The Bush Bust

I'm glad to see that a new PBS special takes its time to let people know just how responsible the Bush administration was in setting the scene for the current financial mess. It wasn't just the spending; it was the massive borrowing, and the culture of debt that the Bush administration fostered. The president, and vice-president, by scoffing at the notion that deficits matter, gave a signal to the entire country: borrow and buy. And so you get a graph like this:

Household

Note when the most recent lift-off occurs. Laura Conaway quotes David Beim:

"The problem is us. The problem is not the banks, greedy though they may be, overpaid though they may be. The problem is us... We've been living very high on the hog. Our living standard has been rising dramatically in the last 25 years. And we have been borrowing much of the money to make that prosperity happen."

Of course, the problem of private and public debt didn't start with Bush, and the recklessness of the mortgage companies and greed of many, many Americans are not all his fault. But his marked insouciance toward the question of debt - and his own fiscal irresponsibility - undoubtedly made things much worse. This graph, as Nate Silver notes, also shows how the housing bubble was the key to giving people the leverage to go even more out on a limb than they should have.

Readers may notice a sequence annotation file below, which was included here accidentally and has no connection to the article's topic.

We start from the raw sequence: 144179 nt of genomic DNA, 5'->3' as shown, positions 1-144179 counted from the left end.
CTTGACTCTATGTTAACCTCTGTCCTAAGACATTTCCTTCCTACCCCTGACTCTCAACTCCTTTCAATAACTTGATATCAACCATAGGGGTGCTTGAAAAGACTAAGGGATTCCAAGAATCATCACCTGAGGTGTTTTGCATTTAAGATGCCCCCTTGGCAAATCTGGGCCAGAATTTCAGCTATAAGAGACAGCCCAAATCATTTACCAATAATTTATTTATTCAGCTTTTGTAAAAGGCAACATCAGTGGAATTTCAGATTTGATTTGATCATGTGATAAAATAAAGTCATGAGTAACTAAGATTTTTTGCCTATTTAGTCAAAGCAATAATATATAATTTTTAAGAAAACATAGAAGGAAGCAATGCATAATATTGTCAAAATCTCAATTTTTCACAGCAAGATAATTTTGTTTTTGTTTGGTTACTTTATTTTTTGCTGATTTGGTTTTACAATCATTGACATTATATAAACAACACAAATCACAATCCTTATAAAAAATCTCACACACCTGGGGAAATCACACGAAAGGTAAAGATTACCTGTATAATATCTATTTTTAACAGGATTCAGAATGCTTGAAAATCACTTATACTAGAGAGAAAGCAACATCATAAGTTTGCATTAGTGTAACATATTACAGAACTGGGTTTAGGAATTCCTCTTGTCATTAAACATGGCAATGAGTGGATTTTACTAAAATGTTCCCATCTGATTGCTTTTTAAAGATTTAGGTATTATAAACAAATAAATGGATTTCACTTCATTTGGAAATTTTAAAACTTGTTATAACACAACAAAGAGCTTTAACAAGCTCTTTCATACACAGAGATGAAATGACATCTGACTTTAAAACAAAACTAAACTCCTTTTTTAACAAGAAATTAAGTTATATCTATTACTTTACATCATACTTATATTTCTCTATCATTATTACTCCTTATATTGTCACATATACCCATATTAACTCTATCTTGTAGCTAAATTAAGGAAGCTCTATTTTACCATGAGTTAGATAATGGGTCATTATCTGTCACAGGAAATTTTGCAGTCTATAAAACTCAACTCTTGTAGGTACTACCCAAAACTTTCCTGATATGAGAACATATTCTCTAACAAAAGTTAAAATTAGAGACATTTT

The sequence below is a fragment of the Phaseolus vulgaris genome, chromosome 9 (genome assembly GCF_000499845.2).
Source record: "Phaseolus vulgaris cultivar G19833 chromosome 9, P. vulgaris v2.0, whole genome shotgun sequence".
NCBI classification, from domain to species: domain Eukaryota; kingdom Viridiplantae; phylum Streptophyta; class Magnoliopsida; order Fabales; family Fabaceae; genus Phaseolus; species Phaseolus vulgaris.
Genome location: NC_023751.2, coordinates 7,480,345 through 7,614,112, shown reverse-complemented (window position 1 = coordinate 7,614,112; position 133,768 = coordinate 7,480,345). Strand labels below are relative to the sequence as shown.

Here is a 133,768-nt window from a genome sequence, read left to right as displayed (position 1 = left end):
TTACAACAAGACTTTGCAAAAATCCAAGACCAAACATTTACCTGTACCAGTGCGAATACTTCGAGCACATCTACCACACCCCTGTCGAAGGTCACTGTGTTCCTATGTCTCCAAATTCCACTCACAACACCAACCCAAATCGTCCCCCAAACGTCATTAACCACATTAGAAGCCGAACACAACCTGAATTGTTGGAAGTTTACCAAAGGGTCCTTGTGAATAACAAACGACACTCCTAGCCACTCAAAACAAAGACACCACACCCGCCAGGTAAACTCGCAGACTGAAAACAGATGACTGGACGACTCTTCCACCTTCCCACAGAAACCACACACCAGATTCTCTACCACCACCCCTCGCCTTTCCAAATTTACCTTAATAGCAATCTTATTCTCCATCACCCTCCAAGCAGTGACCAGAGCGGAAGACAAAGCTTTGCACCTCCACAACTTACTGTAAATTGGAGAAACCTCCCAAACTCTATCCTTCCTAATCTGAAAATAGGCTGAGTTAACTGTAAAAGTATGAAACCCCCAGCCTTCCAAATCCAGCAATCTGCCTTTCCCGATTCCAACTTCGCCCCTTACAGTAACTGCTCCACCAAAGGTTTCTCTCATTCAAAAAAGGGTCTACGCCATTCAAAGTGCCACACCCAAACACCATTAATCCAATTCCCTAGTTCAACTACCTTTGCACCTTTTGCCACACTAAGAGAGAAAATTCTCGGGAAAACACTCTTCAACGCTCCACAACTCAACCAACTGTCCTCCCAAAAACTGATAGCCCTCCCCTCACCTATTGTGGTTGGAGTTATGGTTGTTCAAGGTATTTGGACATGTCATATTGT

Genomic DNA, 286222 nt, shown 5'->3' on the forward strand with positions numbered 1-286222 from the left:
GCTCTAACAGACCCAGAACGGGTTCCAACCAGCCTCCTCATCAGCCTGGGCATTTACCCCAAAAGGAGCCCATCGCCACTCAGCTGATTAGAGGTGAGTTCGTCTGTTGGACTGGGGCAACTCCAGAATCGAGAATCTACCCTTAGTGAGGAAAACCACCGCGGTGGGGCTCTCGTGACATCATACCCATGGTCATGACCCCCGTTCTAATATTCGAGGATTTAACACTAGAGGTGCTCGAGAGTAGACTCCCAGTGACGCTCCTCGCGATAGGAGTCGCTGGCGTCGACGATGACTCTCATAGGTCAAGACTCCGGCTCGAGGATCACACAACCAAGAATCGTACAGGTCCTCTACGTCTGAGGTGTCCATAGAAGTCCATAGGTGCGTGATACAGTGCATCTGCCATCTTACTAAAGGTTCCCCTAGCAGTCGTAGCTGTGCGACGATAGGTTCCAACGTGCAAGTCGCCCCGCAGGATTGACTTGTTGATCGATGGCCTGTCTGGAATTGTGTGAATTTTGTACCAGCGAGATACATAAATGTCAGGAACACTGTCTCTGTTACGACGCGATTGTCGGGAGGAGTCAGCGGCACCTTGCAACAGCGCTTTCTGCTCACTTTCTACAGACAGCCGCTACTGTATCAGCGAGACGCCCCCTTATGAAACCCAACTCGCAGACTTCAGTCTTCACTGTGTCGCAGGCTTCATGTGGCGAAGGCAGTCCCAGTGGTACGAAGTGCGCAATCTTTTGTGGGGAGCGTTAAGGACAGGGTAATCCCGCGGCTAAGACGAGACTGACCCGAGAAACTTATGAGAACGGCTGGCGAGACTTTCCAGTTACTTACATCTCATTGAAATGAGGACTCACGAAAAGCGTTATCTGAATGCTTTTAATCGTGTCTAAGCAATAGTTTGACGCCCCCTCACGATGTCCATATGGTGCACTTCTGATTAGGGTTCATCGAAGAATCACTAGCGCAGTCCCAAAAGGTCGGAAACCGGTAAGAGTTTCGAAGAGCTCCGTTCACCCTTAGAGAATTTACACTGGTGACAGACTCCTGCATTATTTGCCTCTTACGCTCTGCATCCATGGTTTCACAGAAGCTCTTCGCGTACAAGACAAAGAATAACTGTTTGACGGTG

Debt

Household debt increased by 52% between 2001 and 2007. Americans began to treat their finances the way their president did the country's. This must be remembered, however hard the Republicans try to get us to forget it.

2006-2011 archives for The Daily Dish, featuring Andrew Sullivan

Never Tell People How Old They Look

Age discrimination affects us all. Who cares about youth? James Hamblin turns to his colleague Jeffrey Goldberg for advice.

Join the Discussion

After you comment, click Post. If you’re not already logged in you will be asked to log in or register.

blog comments powered by Disqus

Video

Never Tell People How Old They Look

Age discrimination affects us all. James Hamblin turns to a colleague for advice.

Video

Would You Live in a Treehouse?

A treehouse can be an ideal office space, vacation rental, and way of reconnecting with your youth.

Video

Pittsburgh: 'Better Than You Thought'

How Steel City became a bikeable, walkable paradise

Video

A Four-Dimensional Tour of Boston

In this groundbreaking video, time moves at multiple speeds within a single frame.

Video

Who Made Pop Music So Repetitive? You Did.

If pop music is too homogenous, that's because listeners want it that way.

Just In